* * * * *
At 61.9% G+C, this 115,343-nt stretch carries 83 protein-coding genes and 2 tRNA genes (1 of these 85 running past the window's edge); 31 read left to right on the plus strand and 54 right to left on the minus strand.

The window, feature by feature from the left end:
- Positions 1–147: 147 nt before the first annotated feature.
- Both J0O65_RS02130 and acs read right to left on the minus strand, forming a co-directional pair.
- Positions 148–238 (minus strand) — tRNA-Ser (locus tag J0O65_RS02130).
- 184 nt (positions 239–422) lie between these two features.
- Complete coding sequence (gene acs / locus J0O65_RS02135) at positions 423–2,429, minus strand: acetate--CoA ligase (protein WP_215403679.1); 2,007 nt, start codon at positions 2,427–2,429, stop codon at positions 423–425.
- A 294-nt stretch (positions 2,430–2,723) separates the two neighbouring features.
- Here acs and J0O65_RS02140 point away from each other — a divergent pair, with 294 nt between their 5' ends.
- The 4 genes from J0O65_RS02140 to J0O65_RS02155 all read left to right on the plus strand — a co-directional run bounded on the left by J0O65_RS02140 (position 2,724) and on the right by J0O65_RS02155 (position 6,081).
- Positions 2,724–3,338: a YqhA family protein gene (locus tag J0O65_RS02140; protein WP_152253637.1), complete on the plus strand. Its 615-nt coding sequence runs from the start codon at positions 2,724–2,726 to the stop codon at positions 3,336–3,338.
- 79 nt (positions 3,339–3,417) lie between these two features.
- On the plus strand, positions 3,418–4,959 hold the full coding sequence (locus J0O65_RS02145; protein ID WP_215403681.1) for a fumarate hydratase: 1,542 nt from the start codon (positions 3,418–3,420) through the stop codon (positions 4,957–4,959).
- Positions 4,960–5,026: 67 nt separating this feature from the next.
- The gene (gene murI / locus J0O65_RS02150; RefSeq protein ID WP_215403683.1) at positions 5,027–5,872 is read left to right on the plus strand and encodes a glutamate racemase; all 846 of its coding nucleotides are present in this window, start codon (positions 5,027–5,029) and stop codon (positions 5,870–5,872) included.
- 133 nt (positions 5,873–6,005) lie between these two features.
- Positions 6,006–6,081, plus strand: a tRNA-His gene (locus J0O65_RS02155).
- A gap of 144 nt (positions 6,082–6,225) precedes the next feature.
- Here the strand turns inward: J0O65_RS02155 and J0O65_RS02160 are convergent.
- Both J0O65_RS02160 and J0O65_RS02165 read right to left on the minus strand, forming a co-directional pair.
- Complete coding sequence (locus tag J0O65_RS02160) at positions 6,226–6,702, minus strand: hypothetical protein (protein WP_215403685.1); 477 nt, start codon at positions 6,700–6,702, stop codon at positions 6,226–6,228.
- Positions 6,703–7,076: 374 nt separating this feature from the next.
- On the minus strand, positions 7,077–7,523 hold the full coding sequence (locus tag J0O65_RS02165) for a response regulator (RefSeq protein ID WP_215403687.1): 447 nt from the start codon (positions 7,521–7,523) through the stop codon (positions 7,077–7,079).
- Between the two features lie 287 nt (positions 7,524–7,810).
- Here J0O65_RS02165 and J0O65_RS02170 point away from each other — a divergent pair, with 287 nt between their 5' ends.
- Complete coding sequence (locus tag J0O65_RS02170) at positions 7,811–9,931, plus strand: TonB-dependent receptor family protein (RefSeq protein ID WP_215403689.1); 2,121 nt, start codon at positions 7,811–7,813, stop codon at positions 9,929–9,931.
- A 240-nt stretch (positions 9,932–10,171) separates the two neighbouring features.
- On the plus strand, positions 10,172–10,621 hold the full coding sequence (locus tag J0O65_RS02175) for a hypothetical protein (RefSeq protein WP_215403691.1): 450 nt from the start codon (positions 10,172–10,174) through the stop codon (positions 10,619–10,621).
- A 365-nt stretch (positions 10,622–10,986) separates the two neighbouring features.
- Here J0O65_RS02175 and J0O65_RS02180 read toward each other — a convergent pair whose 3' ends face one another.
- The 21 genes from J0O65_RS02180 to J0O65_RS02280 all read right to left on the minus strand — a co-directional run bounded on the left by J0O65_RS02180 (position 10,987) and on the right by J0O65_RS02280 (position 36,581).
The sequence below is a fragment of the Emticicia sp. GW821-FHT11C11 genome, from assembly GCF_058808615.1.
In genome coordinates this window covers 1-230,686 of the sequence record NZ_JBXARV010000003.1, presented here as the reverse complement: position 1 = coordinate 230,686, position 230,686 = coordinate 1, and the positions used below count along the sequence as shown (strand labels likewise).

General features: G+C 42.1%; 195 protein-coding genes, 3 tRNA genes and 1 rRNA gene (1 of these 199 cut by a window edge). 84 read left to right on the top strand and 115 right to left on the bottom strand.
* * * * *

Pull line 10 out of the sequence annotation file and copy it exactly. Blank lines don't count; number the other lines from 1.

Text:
- The 4 genes from J0O65_RS02140 to J0O65_RS02155 all read left to right on the plus strand — a co-directional run bounded on the left by J0O65_RS02140 (position 2,724) and on the right by J0O65_RS02155 (position 6,081).